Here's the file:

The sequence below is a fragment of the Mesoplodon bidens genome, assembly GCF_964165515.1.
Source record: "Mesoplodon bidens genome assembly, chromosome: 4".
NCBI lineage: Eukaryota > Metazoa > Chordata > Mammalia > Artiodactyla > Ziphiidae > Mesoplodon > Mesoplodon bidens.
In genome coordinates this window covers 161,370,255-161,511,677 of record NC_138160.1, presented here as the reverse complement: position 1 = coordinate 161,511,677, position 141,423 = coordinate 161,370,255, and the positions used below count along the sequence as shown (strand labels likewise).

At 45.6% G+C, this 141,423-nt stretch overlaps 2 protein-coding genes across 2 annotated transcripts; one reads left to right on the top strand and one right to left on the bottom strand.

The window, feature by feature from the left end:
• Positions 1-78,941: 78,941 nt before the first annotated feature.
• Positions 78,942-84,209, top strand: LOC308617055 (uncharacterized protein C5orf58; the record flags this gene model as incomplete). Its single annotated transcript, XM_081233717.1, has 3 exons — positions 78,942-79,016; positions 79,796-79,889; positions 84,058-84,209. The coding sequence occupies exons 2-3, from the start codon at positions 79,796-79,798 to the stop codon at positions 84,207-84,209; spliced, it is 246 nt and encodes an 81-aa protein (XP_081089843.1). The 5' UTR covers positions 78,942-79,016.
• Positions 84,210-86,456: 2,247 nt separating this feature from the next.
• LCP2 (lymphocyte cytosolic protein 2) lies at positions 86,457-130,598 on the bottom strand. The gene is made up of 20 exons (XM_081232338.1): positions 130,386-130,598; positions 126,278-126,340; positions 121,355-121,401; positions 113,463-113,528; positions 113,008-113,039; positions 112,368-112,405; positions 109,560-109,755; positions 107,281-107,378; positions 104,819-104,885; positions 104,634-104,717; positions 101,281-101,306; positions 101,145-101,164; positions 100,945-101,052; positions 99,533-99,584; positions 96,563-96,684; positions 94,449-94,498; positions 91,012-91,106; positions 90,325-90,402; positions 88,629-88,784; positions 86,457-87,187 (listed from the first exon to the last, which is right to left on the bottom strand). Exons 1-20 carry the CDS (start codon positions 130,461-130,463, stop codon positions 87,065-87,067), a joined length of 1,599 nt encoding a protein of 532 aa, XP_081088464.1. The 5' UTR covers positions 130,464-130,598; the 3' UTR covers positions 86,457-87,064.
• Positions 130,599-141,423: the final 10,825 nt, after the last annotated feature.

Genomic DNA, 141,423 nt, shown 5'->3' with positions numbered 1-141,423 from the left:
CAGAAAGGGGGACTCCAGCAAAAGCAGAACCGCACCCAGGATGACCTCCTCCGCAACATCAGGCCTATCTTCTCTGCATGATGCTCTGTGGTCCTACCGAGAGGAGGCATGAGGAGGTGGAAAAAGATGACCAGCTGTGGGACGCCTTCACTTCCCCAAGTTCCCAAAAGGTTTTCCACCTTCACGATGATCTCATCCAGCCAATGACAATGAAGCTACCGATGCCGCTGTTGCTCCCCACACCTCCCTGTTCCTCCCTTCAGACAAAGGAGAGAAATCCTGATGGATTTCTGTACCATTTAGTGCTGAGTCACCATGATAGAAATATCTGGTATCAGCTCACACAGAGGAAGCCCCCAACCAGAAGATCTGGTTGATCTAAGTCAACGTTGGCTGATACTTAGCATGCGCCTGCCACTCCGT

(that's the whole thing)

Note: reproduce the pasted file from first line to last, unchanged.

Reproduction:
The sequence below is a fragment of the Mesoplodon bidens genome, assembly GCF_964165515.1.
Source record: "Mesoplodon bidens genome assembly, chromosome: 4".
NCBI lineage: Eukaryota > Metazoa > Chordata > Mammalia > Artiodactyla > Ziphiidae > Mesoplodon > Mesoplodon bidens.
In genome coordinates this window covers 161,370,255-161,511,677 of record NC_138160.1, presented here as the reverse complement: position 1 = coordinate 161,511,677, position 141,423 = coordinate 161,370,255, and the positions used below count along the sequence as shown (strand labels likewise).

At 45.6% G+C, this 141,423-nt stretch overlaps 2 protein-coding genes across 2 annotated transcripts; one reads left to right on the top strand and one right to left on the bottom strand.

The window, feature by feature from the left end:
• Positions 1-78,941: 78,941 nt before the first annotated feature.
• Positions 78,942-84,209, top strand: LOC308617055 (uncharacterized protein C5orf58; the record flags this gene model as incomplete). Its single annotated transcript, XM_081233717.1, has 3 exons — positions 78,942-79,016; positions 79,796-79,889; positions 84,058-84,209. The coding sequence occupies exons 2-3, from the start codon at positions 79,796-79,798 to the stop codon at positions 84,207-84,209; spliced, it is 246 nt and encodes an 81-aa protein (XP_081089843.1). The 5' UTR covers positions 78,942-79,016.
• Positions 84,210-86,456: 2,247 nt separating this feature from the next.
• LCP2 (lymphocyte cytosolic protein 2) lies at positions 86,457-130,598 on the bottom strand. The gene is made up of 20 exons (XM_081232338.1): positions 130,386-130,598; positions 126,278-126,340; positions 121,355-121,401; positions 113,463-113,528; positions 113,008-113,039; positions 112,368-112,405; positions 109,560-109,755; positions 107,281-107,378; positions 104,819-104,885; positions 104,634-104,717; positions 101,281-101,306; positions 101,145-101,164; positions 100,945-101,052; positions 99,533-99,584; positions 96,563-96,684; positions 94,449-94,498; positions 91,012-91,106; positions 90,325-90,402; positions 88,629-88,784; positions 86,457-87,187 (listed from the first exon to the last, which is right to left on the bottom strand). Exons 1-20 carry the CDS (start codon positions 130,461-130,463, stop codon positions 87,065-87,067), a joined length of 1,599 nt encoding a protein of 532 aa, XP_081088464.1. The 5' UTR covers positions 130,464-130,598; the 3' UTR covers positions 86,457-87,064.
• Positions 130,599-141,423: the final 10,825 nt, after the last annotated feature.

Genomic DNA, 141,423 nt, shown 5'->3' with positions numbered 1-141,423 from the left:
CAGAAAGGGGGACTCCAGCAAAAGCAGAACCGCACCCAGGATGACCTCCTCCGCAACATCAGGCCTATCTTCTCTGCATGATGCTCTGTGGTCCTACCGAGAGGAGGCATGAGGAGGTGGAAAAAGATGACCAGCTGTGGGACGCCTTCACTTCCCCAAGTTCCCAAAAGGTTTTCCACCTTCACGATGATCTCATCCAGCCAATGACAATGAAGCTACCGATGCCGCTGTTGCTCCCCACACCTCCCTGTTCCTCCCTTCAGACAAAGGAGAGAAATCCTGATGGATTTCTGTACCATTTAGTGCTGAGTCACCATGATAGAAATATCTGGTATCAGCTCACACAGAGGAAGCCCCCAACCAGAAGATCTGGTTGATCTAAGTCAACGTTGGCTGATACTTAGCATGCGCCTGCCACTCCGT